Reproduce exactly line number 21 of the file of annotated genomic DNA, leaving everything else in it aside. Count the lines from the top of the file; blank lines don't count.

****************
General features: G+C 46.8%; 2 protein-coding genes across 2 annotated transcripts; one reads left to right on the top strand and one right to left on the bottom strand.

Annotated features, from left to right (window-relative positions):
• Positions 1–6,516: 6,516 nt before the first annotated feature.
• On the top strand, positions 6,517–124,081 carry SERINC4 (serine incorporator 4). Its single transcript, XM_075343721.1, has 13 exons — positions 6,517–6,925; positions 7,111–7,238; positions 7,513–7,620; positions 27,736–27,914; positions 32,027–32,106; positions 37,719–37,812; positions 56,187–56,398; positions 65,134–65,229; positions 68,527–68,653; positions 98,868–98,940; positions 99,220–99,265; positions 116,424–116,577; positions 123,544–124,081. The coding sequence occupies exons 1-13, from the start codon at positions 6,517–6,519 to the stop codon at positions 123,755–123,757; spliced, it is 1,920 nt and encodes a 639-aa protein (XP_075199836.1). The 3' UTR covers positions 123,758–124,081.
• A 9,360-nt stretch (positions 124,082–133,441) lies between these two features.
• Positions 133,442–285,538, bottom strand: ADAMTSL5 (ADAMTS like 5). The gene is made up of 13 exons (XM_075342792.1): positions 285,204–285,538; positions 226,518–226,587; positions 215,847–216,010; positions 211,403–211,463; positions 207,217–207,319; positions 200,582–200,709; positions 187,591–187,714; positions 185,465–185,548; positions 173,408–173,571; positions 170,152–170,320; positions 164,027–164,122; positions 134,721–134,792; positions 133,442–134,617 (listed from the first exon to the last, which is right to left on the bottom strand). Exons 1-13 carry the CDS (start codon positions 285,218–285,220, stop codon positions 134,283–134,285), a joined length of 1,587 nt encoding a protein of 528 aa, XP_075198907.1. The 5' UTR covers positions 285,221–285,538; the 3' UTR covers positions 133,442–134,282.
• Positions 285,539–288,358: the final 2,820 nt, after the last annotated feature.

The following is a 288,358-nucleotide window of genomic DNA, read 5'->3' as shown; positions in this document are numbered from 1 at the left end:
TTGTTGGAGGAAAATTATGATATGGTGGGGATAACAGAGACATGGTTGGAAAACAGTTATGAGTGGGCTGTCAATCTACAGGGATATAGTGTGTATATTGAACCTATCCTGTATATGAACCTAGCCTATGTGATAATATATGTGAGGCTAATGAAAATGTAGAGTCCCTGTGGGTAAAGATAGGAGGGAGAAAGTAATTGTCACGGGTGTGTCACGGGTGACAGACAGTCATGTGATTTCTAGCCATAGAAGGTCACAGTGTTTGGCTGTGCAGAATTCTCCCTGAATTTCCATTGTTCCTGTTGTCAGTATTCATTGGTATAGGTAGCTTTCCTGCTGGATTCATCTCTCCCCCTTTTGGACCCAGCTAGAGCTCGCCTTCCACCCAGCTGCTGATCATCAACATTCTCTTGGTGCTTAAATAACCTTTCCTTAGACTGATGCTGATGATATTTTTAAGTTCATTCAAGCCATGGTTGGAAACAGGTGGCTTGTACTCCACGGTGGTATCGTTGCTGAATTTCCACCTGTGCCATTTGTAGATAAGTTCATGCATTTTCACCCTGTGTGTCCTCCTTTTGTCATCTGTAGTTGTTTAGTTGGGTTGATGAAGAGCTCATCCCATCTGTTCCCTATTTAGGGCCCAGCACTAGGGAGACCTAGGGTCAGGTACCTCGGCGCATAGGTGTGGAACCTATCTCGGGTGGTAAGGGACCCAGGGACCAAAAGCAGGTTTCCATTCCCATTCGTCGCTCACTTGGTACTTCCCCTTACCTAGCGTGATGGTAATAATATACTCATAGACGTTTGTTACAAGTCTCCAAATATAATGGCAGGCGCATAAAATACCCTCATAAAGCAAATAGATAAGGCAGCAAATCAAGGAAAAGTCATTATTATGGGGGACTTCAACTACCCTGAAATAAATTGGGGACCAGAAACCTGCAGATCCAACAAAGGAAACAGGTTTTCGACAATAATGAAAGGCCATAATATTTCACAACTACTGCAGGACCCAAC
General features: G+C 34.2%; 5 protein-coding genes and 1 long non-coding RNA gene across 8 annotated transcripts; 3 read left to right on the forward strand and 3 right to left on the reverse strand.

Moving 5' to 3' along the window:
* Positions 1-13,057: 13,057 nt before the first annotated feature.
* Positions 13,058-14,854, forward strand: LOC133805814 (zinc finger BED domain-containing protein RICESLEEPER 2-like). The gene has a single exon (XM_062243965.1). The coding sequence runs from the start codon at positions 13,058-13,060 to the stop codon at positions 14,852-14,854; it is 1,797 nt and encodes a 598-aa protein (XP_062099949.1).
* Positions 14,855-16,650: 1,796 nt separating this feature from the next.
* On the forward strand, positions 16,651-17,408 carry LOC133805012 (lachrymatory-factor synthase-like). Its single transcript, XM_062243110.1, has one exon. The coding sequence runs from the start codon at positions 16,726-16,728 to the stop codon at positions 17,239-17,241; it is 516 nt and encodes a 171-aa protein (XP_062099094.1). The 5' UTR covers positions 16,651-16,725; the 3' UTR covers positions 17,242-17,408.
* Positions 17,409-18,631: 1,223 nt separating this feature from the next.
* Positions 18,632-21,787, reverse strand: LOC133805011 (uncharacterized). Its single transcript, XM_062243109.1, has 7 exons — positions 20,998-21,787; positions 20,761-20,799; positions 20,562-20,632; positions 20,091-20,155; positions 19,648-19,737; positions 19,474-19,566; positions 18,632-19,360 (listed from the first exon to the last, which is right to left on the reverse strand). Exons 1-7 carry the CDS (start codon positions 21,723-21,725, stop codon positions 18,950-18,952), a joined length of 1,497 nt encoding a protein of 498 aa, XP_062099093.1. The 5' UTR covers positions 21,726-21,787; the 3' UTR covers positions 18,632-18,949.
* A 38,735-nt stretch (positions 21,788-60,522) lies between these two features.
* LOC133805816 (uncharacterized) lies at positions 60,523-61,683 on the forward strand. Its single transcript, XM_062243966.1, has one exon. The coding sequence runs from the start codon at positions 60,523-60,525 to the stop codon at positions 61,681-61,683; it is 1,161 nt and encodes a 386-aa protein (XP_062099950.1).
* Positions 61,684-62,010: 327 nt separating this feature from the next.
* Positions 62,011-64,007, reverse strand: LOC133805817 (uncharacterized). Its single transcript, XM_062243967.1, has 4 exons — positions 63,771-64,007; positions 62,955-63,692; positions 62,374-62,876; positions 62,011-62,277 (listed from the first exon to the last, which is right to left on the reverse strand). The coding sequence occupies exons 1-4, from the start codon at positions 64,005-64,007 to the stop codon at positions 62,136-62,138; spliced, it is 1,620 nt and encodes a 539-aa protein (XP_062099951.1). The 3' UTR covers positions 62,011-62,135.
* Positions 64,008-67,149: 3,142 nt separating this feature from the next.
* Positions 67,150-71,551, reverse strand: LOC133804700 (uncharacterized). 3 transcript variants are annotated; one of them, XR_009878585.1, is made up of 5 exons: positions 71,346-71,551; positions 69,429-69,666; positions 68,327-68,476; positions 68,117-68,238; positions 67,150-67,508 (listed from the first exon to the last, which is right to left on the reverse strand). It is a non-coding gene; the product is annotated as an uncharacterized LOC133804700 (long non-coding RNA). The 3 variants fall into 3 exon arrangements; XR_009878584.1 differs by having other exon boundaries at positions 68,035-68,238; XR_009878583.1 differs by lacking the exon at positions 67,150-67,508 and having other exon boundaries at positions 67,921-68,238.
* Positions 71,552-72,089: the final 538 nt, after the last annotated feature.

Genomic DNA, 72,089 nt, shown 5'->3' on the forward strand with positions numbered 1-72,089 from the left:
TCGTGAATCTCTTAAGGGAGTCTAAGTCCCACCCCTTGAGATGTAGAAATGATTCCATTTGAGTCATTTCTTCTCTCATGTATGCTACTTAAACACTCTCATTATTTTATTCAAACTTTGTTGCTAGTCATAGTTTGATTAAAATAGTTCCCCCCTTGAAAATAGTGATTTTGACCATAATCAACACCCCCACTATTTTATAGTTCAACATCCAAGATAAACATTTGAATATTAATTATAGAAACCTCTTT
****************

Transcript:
* Positions 62,011-64,007, reverse strand: LOC133805817 (uncharacterized). Its single transcript, XM_062243967.1, has 4 exons — positions 63,771-64,007; positions 62,955-63,692; positions 62,374-62,876; positions 62,011-62,277 (listed from the first exon to the last, which is right to left on the reverse strand). The coding sequence occupies exons 1-4, from the start codon at positions 64,005-64,007 to the stop codon at positions 62,136-62,138; spliced, it is 1,620 nt and encodes a 539-aa protein (XP_062099951.1). The 3' UTR covers positions 62,011-62,135.